Phase I (01/04/2022 - 31/12/2022)

The MAPLE experiments conducted for the deposition of thin films were carried out in a stainless steel chamber, with the help of a KrF* excimer laser source (λ = 248 nm, τFWHM = 25 ns), model COMPexPro 205. The morphology of the surfaces of the BG57+VD3 films obtained through MAPLE was investigated using SEM. The morphology of the film surface changed with the addition of VD3, becoming smoother. EDS spectra highlighted the constituent elements of the Ti substrate and confirmed the presence of BG on the substrate. FTIR revealed efficient transfer of the composite material and preservation of the chemical integrity of all elements in the film. BG57+Mel samples were immersed in SBF and investigated after various intervals. FTIR spectroscopy was used to assess chemical changes, and SEM to evaluate the morphological modification of surfaces, after various immersion times in SBF. Regardless of the immersion time, the morphology of the surfaces did not visibly change. EDS analysis of the BG57+Mel films, after various immersion times, highlighted the spots associated with Ti, and the peaks associated with Ca, and P, as well as Cl and Na (characteristic of salts deposited from SBF on the film,) during immersion in SBF.

The cytotoxicity of Mel and VD3 solutions was evaluated on NCTC L929 cells, using MTT and LDH tests 24 hours after incubation. The biocompatibility of the MAPLE films was evaluated on HDF cells, and the degree of biocompatibility was assessed through MTT and LDH tests. According to the LDH test, all tested materials had higher values compared to the control sample. Cellular morphology evaluation was performed using fluorescence microscopy following the cultivation of human cells on the tested materials for 24 hours. Cultivating human cells on the tested materials did not induce major cellular changes. After testing the inflammatory profile of human cells cultivated on the thin films obtained by MAPLE, it was observed that the thin films did not induce an inflammatory process at the cellular level, the cytokine profile being similar to that of the control sample. The evaluation of the antimicrobial activity of Mel and VD3 solutions, before incorporation into thin films, was carried out by the microdilution method in liquid medium.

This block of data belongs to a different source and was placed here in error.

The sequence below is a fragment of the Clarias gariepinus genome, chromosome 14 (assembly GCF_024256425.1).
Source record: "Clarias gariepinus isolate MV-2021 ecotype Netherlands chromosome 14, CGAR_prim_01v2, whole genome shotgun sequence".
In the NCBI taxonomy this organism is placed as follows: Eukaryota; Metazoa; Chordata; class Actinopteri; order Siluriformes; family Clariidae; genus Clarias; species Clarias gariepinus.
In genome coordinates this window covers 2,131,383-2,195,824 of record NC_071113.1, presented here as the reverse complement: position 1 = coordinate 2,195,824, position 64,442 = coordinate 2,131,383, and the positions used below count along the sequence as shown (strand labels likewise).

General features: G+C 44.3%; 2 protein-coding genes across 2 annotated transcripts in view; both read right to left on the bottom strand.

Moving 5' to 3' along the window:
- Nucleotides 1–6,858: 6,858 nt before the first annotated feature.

The results obtained in this phase thus allow for the continuation of the subsequent stages of the project.

Phase II (01/01/2023 - 31/12/2023)

In the release studies of AMP and VD3, as well as the surface transformations of the coatings, complex experiments were conducted to evaluate the performance of biomaterials in various contexts.

In the first part of the studies, the BG57+VD3 samples were analyzed under static and dynamic conditions to simulate interaction with human body fluids. A constant release of VD3 was observed over time, and the surface transformations were characterized by FTIR spectroscopy, highlighting the formation of carbonated apatite. Subsequently, transformations at the surface levels of the BG57+VD3 and BAV coatings were explored, identifying various changes through FTIR spectroscopy.